Figure 4b shows the RH measurements returned by the sensors against the RH values imposed by the salt solutions. Data points lie on the 1:1 line in the low and medium RH range and deviate consistently from the 1:1 line at high-RH values. Accuracy of the sensor can be improved by introducing a calibration model to the sensor reading. If RHT denotes the imposed RH values of saturated solutions, and the RH value returned by the sensor, RHS, is interpreted as a ‘raw’ reading, a new calibration function can be derived. A quadratic polynomial equation can be established which fits adequately the calibration data points (Fig. 4b):  
Using the calibration function above, it is possible to calculate a corrected RH of saturated solutions associated with calibration curve (1), and the error in the measurement is shown in Table 1. It can be seen that accuracy in the high-RH range can be significantly improved by using the calibration curve (1), which returns a standard deviation of the error of 0.8%.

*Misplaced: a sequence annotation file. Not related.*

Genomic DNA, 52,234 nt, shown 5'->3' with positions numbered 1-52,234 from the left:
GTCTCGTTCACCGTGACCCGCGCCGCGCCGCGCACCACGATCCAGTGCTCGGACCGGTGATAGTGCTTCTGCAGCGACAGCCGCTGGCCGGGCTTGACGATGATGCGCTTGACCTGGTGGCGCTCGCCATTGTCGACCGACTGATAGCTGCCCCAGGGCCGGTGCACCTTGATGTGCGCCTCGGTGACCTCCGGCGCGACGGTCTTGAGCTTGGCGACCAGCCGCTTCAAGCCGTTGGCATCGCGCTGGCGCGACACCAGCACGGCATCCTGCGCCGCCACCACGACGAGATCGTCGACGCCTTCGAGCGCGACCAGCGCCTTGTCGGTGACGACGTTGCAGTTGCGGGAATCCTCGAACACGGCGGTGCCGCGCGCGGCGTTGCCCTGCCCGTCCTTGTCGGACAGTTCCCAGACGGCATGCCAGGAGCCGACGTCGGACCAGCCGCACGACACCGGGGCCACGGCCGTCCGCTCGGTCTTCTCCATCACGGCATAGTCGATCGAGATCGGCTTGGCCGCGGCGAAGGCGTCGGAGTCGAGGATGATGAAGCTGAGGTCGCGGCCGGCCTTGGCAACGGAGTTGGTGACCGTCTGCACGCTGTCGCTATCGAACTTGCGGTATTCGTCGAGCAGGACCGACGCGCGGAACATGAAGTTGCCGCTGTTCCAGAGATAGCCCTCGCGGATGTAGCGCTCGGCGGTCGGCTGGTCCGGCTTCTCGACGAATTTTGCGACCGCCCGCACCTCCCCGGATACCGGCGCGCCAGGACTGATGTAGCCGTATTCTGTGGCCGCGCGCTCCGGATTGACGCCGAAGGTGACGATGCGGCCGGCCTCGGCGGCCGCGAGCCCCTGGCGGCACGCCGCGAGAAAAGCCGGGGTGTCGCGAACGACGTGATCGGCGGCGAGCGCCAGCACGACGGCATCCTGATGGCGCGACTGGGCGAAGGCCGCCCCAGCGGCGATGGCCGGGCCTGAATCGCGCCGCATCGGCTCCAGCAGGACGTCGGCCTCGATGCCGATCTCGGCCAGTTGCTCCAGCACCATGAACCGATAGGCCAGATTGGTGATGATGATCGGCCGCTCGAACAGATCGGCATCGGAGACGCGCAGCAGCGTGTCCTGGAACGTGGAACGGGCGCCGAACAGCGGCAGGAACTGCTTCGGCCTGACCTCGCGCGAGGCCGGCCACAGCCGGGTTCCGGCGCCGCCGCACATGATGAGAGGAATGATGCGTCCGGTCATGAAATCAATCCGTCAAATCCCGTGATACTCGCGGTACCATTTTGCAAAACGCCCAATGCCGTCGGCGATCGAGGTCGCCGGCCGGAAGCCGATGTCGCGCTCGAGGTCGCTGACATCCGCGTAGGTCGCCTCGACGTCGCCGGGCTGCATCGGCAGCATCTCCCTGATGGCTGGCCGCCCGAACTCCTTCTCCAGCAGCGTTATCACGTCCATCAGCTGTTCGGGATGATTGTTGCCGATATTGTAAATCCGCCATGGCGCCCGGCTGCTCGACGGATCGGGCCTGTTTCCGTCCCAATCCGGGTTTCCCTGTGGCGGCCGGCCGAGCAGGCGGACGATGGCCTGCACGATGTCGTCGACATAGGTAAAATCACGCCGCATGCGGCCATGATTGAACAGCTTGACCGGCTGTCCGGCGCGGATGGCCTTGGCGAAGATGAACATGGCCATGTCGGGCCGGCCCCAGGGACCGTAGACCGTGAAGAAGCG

A coupled measurement of temperature and RH has been carried out by placing the containers with the sensor suspended above the saturated salt solution in a temperature-controlled climatic chamber. Inside each container, the SHT25 RH sensor measures simultaneously the temperature and RH imposed by the saturated solution. The temperature inside the climatic chamber was programmed to increase from 20°C to 60°C in steps of 10°C. As the solubility of salts usually increases with temperature, the RH inside the containers is anticipated to decrease during the heating process. This is confirmed by the experimental data provided by Greenspan (1977) and Winston and Bates (1960). For this experiment, four solutions with a higher temperature coefficient of RH variation were selected: KOH, NaI, Na2Cr2O7 and KCl. Temperature in each step was maintained for 48 hours and only the data acquired after stabilization of the signal were taken into account.